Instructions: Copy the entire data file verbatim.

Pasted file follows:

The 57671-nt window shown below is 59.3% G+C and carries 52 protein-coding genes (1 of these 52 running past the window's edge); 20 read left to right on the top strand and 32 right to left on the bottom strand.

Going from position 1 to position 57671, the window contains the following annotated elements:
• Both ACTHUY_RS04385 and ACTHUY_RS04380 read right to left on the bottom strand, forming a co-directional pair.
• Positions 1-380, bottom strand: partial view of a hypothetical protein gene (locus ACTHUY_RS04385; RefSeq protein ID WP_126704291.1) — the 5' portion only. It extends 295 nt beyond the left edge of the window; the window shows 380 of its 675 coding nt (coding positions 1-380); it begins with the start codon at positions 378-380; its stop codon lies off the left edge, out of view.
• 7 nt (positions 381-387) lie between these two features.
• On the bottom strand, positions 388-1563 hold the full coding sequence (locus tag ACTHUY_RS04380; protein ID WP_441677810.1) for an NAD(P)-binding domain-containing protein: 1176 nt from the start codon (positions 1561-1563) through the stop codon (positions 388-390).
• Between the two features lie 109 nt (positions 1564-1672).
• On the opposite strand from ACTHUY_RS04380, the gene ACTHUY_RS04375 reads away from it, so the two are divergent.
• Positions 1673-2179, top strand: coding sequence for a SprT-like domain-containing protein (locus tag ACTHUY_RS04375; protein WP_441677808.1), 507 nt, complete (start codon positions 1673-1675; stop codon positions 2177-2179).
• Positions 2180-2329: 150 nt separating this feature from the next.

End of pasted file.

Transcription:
The 57671-nt window shown below is 59.3% G+C and carries 52 protein-coding genes (1 of these 52 running past the window's edge); 20 read left to right on the top strand and 32 right to left on the bottom strand.

Going from position 1 to position 57671, the window contains the following annotated elements:
• Both ACTHUY_RS04385 and ACTHUY_RS04380 read right to left on the bottom strand, forming a co-directional pair.
• Positions 1-380, bottom strand: partial view of a hypothetical protein gene (locus ACTHUY_RS04385; RefSeq protein ID WP_126704291.1) — the 5' portion only. It extends 295 nt beyond the left edge of the window; the window shows 380 of its 675 coding nt (coding positions 1-380); it begins with the start codon at positions 378-380; its stop codon lies off the left edge, out of view.
• 7 nt (positions 381-387) lie between these two features.
• On the bottom strand, positions 388-1563 hold the full coding sequence (locus tag ACTHUY_RS04380; protein ID WP_441677810.1) for an NAD(P)-binding domain-containing protein: 1176 nt from the start codon (positions 1561-1563) through the stop codon (positions 388-390).
• Between the two features lie 109 nt (positions 1564-1672).
• On the opposite strand from ACTHUY_RS04380, the gene ACTHUY_RS04375 reads away from it, so the two are divergent.
• Positions 1673-2179, top strand: coding sequence for a SprT-like domain-containing protein (locus tag ACTHUY_RS04375; protein WP_441677808.1), 507 nt, complete (start codon positions 1673-1675; stop codon positions 2177-2179).
• Positions 2180-2329: 150 nt separating this feature from the next.